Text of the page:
« on: March 10, 2016, 05:39:50 PM »
Often people say the clouds don't move when viewing a spinning earth from space. Whereas seeing earth from a geostationary satellite, one can observe the movements of the clouds.

Today we have two satellites constantly sending back *full-view* images of earth. One views the lit portion of earth, while the other is always above the southwestern part of the pacific. The former is the DSCOVR satellite that I've talked about a lot, the latter is the Japanese Himawari-8 satellite. DSCOVR's images are far inferior to Himawari's. I would encourage you to look into the Himawari satellite further if you enjoy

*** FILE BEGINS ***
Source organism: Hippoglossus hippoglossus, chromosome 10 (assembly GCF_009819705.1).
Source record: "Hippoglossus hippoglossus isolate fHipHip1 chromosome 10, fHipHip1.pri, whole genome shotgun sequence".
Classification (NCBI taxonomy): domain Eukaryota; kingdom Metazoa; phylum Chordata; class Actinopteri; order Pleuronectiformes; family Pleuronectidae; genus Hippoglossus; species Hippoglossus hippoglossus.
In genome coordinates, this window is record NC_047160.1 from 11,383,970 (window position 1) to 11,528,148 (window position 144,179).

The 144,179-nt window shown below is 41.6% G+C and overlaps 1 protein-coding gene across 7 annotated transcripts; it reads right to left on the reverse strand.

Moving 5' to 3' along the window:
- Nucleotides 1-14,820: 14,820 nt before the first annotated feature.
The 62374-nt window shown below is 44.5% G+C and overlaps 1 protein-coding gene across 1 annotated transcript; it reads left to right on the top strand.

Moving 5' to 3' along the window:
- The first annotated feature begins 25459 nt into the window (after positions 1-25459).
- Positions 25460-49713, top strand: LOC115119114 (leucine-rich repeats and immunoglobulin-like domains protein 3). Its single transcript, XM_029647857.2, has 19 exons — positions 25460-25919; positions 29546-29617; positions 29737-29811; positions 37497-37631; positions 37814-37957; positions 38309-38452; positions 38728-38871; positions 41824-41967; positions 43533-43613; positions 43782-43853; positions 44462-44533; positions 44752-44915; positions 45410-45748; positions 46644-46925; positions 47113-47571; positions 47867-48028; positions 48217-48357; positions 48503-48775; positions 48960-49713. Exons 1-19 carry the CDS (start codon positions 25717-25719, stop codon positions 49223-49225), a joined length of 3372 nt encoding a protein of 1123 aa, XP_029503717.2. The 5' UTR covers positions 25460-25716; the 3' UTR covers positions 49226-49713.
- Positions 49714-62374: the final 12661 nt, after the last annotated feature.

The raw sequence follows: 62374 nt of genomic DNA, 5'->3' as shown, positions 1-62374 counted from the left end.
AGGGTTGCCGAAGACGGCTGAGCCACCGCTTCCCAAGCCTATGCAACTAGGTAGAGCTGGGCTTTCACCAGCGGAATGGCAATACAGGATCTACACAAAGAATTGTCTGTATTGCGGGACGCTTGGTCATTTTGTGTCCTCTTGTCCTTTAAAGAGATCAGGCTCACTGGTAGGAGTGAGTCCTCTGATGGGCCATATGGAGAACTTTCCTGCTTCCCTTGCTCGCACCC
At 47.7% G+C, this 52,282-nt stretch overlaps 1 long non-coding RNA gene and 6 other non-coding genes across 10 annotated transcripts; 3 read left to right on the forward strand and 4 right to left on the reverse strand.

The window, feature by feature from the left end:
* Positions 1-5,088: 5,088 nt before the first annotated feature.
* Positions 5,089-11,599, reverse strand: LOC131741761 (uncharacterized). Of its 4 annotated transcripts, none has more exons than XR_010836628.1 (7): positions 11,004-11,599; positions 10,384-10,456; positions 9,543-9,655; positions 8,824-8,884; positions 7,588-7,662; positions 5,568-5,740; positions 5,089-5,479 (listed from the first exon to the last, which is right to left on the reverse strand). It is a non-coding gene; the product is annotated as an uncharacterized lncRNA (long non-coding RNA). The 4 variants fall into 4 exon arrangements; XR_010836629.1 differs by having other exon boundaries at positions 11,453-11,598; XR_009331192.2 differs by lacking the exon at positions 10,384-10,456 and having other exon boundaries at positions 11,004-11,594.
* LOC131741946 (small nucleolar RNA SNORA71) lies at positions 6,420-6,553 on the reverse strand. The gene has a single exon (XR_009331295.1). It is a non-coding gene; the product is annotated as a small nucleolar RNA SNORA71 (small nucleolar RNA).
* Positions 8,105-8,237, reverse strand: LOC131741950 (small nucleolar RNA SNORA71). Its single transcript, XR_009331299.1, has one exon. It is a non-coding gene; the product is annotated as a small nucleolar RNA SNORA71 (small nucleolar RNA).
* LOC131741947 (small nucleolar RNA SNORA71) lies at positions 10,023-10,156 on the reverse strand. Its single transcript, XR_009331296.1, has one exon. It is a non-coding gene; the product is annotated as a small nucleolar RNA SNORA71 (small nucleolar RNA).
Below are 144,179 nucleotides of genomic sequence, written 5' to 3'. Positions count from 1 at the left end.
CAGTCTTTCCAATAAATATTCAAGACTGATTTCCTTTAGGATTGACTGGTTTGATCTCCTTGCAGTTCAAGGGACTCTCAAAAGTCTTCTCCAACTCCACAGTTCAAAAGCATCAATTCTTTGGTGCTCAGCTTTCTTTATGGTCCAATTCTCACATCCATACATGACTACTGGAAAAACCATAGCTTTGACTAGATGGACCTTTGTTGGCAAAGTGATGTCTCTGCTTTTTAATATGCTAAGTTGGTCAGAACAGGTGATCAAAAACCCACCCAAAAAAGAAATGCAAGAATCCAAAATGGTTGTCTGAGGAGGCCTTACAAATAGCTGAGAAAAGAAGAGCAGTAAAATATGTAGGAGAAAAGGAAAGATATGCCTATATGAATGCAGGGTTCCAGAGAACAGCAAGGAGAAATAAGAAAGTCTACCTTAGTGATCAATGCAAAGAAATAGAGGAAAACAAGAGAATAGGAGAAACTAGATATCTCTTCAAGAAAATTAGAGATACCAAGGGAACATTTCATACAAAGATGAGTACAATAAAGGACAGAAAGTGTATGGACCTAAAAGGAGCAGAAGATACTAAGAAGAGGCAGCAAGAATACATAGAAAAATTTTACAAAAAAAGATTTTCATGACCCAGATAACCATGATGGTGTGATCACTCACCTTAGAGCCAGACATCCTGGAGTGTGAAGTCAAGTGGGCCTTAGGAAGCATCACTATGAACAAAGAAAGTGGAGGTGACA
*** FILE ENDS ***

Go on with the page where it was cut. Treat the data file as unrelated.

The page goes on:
Compare these two gifs if you doubt the shape of the planet.

Flat Earth General / Beautiful time-lapse of yesterday's solar eclipse
« on: March 09, 2016, 11:06:57 AM »

Puts our DSCOVR satellite to shame.

You flat-earthers and us round-earthers should join forces to combat the real conspiracy which is the oil-industries bending the arm of government from exposing how damaging we are to the Earth's atmosphere. That's why Japan has a better satellite viewing the Earth than the US.